To do VoiceBunny justice, this is not really a landing page, but a homepage.
And if a visitor ends on your homepage withoutyour knowledge of their previous context (e.g. they hear about the service and type in the address), offering your visitors different options depending on their needs (and their buying stage) could be the only option you have.
Nevertheless, VoiceBunny could do well to simplify this part of their homepage (and they have since done it!).
Lessons. The best CTAs:
- Have a single objective
- Represent the only action you can take on the landing page (e.g. no menus or links that take you elsewhere)
- Stand out (e.g. using high contrast, bright colors, strategic placement on the page…)
- Are designed and formulated as a call to perform an action – often starting with a verb (e.g. get, sign up, start, download…)
- Make it clear what you get when you click on them
#5. An Effective Landing Page Reduces Anxiety
A landing page is a lot like a sales conversation. If you’ve done a really good job, you’ve awakened your prospect’s desire. But before you can close the deal, you still need to address any objections they might have.
The trouble with impersonal communication of a landing page is that the visitors will not communicate their objections like they might in a face-to-face conversation.
The best way to deal with objections isn't to hope they will not be raised — but to raise them yourself proactively. This is always a good idea, even in a face-to-face conversation.
But how do you know which objections to diffuse?
- Ask your existing customers "Did you have any reservations or doubts when evaluating our product?"
- Look through any recorded or written communication from your prospects or customers and look for any critical questions, as that's how objections often mask as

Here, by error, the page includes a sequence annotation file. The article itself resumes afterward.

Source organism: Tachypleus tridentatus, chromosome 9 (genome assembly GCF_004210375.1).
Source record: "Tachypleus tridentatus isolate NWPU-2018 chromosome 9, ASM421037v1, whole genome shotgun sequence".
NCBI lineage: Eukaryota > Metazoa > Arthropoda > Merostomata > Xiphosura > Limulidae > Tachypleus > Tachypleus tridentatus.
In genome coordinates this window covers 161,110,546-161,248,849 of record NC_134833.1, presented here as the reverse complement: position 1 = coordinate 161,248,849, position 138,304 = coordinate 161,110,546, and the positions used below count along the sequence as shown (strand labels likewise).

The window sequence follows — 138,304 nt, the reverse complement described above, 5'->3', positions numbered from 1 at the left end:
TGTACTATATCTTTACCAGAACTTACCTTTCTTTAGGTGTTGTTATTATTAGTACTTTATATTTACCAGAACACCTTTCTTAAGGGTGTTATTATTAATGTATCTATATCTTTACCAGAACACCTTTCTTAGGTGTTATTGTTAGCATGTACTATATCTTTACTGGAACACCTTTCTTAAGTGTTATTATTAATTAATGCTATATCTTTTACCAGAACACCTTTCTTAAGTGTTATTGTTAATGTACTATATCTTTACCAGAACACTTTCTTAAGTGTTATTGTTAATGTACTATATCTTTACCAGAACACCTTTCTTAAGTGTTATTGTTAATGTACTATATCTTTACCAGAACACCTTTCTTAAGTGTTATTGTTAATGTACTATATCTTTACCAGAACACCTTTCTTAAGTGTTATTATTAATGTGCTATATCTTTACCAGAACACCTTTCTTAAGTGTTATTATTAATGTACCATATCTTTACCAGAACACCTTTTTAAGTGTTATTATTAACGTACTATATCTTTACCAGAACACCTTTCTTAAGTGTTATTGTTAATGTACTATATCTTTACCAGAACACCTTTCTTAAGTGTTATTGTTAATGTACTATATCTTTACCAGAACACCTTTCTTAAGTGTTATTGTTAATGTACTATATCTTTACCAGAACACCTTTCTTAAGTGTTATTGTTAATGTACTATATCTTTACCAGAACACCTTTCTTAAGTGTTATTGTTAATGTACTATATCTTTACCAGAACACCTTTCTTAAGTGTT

And here is a list of common objection categories with some hints on how to address them:
- Financial risk – help them justify their return on investment (ROI). Show them how fast they will reap the benefits if they use your product
- Product-needs fit risk – help them evaluate if the product is the right fit for their needs. Provide information about product features, FAQs, demo, or a free trial…
- Competitor risk (choosing the wrong solution) – help them understand why you are a better fit for them than the competing solutions
- Compatibility risk – help them understand how your solution will fit in their way of working (and if relevant how it will integrate with their other tools)
- Look at this extensive book of typical sales objections for more ideas
You'll also want to provide your prospect an opportunity to raise objections.
Make it easy for them to provide you feedback or ask questions. Set up a live chat (e.g. Olark, SnapEngage…). Or use a service like UserVoice that lets you integrate a feedback form right in your website. Another cool tool is KISSInsights, a lightweight survey tool that you can integrate right into your web page.